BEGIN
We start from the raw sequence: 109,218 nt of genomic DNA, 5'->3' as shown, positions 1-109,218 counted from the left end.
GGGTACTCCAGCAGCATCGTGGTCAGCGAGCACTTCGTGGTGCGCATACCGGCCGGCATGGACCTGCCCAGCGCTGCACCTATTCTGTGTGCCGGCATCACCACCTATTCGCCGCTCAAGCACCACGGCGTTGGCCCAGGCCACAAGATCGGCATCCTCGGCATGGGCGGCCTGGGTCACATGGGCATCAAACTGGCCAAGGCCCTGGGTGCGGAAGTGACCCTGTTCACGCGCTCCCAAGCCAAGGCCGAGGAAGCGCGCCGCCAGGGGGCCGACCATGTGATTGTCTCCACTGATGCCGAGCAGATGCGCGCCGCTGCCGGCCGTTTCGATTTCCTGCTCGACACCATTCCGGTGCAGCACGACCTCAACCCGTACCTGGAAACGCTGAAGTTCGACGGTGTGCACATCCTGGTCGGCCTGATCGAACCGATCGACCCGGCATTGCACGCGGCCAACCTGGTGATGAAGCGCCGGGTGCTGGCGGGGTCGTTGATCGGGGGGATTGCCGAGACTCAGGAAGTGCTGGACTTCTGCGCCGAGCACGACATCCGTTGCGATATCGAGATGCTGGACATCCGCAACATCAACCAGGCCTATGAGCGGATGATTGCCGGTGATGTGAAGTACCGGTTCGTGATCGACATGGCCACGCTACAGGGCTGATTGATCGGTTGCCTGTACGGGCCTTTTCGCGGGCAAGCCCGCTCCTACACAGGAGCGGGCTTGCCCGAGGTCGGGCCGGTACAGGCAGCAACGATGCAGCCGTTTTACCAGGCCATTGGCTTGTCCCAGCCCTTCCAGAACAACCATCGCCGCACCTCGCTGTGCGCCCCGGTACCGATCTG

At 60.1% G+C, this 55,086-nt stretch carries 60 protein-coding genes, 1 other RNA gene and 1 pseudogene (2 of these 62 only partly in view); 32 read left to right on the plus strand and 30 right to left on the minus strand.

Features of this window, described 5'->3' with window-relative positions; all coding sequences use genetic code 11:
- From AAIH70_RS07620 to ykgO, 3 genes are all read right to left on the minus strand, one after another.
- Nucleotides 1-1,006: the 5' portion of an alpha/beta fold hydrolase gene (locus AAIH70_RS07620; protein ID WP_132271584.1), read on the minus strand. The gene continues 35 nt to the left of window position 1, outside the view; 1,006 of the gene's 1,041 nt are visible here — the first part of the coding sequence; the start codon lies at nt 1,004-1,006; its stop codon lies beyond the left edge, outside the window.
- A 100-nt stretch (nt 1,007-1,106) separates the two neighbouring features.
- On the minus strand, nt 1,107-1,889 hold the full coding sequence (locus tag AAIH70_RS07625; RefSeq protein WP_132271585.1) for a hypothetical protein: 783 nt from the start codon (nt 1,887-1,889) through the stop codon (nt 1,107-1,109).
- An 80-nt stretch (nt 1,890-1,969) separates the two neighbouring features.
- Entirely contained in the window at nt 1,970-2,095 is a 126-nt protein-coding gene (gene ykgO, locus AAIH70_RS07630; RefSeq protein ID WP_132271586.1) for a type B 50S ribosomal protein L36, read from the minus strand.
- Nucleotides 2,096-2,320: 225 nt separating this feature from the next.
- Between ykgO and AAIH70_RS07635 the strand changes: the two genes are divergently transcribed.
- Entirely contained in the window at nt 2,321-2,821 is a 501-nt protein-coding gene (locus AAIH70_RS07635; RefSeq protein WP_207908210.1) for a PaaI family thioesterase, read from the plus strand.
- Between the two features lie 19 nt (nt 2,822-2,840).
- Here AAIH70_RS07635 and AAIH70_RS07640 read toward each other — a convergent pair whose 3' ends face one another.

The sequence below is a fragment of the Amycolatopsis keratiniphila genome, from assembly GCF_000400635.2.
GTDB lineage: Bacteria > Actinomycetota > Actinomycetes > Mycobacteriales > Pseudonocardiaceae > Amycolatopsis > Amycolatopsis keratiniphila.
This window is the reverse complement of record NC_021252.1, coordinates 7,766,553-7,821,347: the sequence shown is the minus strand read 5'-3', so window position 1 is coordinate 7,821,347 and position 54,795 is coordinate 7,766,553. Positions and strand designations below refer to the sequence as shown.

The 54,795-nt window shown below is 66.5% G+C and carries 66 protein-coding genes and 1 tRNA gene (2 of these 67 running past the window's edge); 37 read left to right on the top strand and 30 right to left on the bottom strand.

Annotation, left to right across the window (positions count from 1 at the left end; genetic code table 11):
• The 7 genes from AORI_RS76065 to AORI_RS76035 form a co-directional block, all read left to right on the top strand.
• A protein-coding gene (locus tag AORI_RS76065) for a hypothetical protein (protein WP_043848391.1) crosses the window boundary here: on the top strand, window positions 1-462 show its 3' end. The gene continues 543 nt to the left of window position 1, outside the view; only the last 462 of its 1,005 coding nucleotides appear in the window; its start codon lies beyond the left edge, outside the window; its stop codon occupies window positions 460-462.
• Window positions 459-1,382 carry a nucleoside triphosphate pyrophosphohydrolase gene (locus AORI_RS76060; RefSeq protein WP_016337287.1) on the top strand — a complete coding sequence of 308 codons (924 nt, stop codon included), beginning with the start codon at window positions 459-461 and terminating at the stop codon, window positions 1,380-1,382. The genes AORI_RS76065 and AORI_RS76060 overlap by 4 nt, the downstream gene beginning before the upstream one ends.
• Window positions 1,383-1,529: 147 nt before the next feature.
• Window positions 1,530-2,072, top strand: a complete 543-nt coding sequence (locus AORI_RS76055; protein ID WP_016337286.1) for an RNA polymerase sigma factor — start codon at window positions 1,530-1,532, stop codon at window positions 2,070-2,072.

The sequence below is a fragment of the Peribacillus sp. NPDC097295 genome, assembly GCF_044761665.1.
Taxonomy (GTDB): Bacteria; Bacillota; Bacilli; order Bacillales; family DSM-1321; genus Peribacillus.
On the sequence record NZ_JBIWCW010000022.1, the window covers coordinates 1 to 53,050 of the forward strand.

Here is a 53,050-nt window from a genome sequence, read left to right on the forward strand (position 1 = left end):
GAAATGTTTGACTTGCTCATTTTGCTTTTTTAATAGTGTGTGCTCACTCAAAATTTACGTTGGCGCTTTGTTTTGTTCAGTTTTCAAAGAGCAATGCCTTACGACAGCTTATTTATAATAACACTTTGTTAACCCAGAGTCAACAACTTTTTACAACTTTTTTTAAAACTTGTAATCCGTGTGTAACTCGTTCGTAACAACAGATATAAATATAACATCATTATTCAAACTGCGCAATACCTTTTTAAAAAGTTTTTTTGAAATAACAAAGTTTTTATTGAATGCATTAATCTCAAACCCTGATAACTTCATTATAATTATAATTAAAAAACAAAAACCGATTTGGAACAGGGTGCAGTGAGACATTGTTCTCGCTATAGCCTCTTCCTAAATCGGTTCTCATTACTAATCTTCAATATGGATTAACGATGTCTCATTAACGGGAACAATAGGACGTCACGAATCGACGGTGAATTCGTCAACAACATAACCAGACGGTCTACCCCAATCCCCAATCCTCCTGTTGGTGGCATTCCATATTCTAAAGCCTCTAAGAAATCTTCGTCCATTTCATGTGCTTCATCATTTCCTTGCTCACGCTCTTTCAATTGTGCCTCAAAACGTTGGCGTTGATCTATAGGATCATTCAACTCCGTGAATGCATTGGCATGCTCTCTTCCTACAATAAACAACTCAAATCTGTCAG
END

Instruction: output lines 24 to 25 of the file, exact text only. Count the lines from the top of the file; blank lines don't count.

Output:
• Window positions 1,383-1,529: 147 nt before the next feature.
• Window positions 1,530-2,072, top strand: a complete 543-nt coding sequence (locus AORI_RS76055; protein ID WP_016337286.1) for an RNA polymerase sigma factor — start codon at window positions 1,530-1,532, stop codon at window positions 2,070-2,072.